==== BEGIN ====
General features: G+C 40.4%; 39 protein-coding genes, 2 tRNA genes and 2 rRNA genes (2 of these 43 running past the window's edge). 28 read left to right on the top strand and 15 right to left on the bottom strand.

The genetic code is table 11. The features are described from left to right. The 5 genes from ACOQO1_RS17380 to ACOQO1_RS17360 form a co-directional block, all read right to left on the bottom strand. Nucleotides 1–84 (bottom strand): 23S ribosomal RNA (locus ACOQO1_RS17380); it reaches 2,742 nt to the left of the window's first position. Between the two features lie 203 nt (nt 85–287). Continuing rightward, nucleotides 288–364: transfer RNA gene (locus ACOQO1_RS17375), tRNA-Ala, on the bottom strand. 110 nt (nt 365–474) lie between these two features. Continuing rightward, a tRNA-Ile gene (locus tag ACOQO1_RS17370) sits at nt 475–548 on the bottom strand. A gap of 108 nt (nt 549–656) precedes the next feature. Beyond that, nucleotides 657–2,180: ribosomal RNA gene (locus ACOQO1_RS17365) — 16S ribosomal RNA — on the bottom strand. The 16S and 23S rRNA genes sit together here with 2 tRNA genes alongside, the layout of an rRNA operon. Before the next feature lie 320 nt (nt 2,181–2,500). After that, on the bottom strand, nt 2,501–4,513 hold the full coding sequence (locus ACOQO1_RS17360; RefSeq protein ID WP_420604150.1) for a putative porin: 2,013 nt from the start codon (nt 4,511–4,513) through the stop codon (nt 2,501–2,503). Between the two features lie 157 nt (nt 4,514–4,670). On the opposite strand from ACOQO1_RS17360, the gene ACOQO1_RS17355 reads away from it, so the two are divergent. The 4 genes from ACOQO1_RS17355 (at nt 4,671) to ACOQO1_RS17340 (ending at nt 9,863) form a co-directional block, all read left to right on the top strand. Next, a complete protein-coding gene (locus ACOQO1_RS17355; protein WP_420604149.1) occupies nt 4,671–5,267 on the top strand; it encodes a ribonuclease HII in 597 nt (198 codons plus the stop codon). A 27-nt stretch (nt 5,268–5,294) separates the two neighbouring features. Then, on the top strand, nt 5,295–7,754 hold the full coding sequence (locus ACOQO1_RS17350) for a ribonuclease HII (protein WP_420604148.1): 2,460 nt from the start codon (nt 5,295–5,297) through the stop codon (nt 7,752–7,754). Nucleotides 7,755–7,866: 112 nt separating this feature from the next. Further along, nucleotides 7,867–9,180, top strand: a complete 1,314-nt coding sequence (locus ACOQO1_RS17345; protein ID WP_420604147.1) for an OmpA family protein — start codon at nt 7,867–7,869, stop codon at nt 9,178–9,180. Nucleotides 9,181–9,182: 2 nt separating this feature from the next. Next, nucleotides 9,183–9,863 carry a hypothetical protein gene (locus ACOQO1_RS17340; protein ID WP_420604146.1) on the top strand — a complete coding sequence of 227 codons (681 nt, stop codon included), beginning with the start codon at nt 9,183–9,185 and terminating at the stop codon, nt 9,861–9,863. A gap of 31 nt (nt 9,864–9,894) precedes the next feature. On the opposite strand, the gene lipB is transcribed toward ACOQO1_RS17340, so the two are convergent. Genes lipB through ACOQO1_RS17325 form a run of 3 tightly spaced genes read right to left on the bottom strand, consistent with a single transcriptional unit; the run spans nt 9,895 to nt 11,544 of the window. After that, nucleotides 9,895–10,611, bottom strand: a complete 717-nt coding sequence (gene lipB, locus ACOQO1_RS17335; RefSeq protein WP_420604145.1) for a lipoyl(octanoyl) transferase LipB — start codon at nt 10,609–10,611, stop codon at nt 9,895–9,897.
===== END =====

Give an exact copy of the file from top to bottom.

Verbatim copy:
General features: G+C 40.4%; 39 protein-coding genes, 2 tRNA genes and 2 rRNA genes (2 of these 43 running past the window's edge). 28 read left to right on the top strand and 15 right to left on the bottom strand.

The genetic code is table 11. The features are described from left to right. The 5 genes from ACOQO1_RS17380 to ACOQO1_RS17360 form a co-directional block, all read right to left on the bottom strand. Nucleotides 1–84 (bottom strand): 23S ribosomal RNA (locus ACOQO1_RS17380); it reaches 2,742 nt to the left of the window's first position. Between the two features lie 203 nt (nt 85–287). Continuing rightward, nucleotides 288–364: transfer RNA gene (locus ACOQO1_RS17375), tRNA-Ala, on the bottom strand. 110 nt (nt 365–474) lie between these two features. Continuing rightward, a tRNA-Ile gene (locus tag ACOQO1_RS17370) sits at nt 475–548 on the bottom strand. A gap of 108 nt (nt 549–656) precedes the next feature. Beyond that, nucleotides 657–2,180: ribosomal RNA gene (locus ACOQO1_RS17365) — 16S ribosomal RNA — on the bottom strand. The 16S and 23S rRNA genes sit together here with 2 tRNA genes alongside, the layout of an rRNA operon. Before the next feature lie 320 nt (nt 2,181–2,500). After that, on the bottom strand, nt 2,501–4,513 hold the full coding sequence (locus ACOQO1_RS17360; RefSeq protein ID WP_420604150.1) for a putative porin: 2,013 nt from the start codon (nt 4,511–4,513) through the stop codon (nt 2,501–2,503). Between the two features lie 157 nt (nt 4,514–4,670). On the opposite strand from ACOQO1_RS17360, the gene ACOQO1_RS17355 reads away from it, so the two are divergent. The 4 genes from ACOQO1_RS17355 (at nt 4,671) to ACOQO1_RS17340 (ending at nt 9,863) form a co-directional block, all read left to right on the top strand. Next, a complete protein-coding gene (locus ACOQO1_RS17355; protein WP_420604149.1) occupies nt 4,671–5,267 on the top strand; it encodes a ribonuclease HII in 597 nt (198 codons plus the stop codon). A 27-nt stretch (nt 5,268–5,294) separates the two neighbouring features. Then, on the top strand, nt 5,295–7,754 hold the full coding sequence (locus ACOQO1_RS17350) for a ribonuclease HII (protein WP_420604148.1): 2,460 nt from the start codon (nt 5,295–5,297) through the stop codon (nt 7,752–7,754). Nucleotides 7,755–7,866: 112 nt separating this feature from the next. Further along, nucleotides 7,867–9,180, top strand: a complete 1,314-nt coding sequence (locus ACOQO1_RS17345; protein ID WP_420604147.1) for an OmpA family protein — start codon at nt 7,867–7,869, stop codon at nt 9,178–9,180. Nucleotides 9,181–9,182: 2 nt separating this feature from the next. Next, nucleotides 9,183–9,863 carry a hypothetical protein gene (locus ACOQO1_RS17340; protein ID WP_420604146.1) on the top strand — a complete coding sequence of 227 codons (681 nt, stop codon included), beginning with the start codon at nt 9,183–9,185 and terminating at the stop codon, nt 9,861–9,863. A gap of 31 nt (nt 9,864–9,894) precedes the next feature. On the opposite strand, the gene lipB is transcribed toward ACOQO1_RS17340, so the two are convergent. Genes lipB through ACOQO1_RS17325 form a run of 3 tightly spaced genes read right to left on the bottom strand, consistent with a single transcriptional unit; the run spans nt 9,895 to nt 11,544 of the window. After that, nucleotides 9,895–10,611, bottom strand: a complete 717-nt coding sequence (gene lipB, locus ACOQO1_RS17335; RefSeq protein WP_420604145.1) for a lipoyl(octanoyl) transferase LipB — start codon at nt 10,609–10,611, stop codon at nt 9,895–9,897.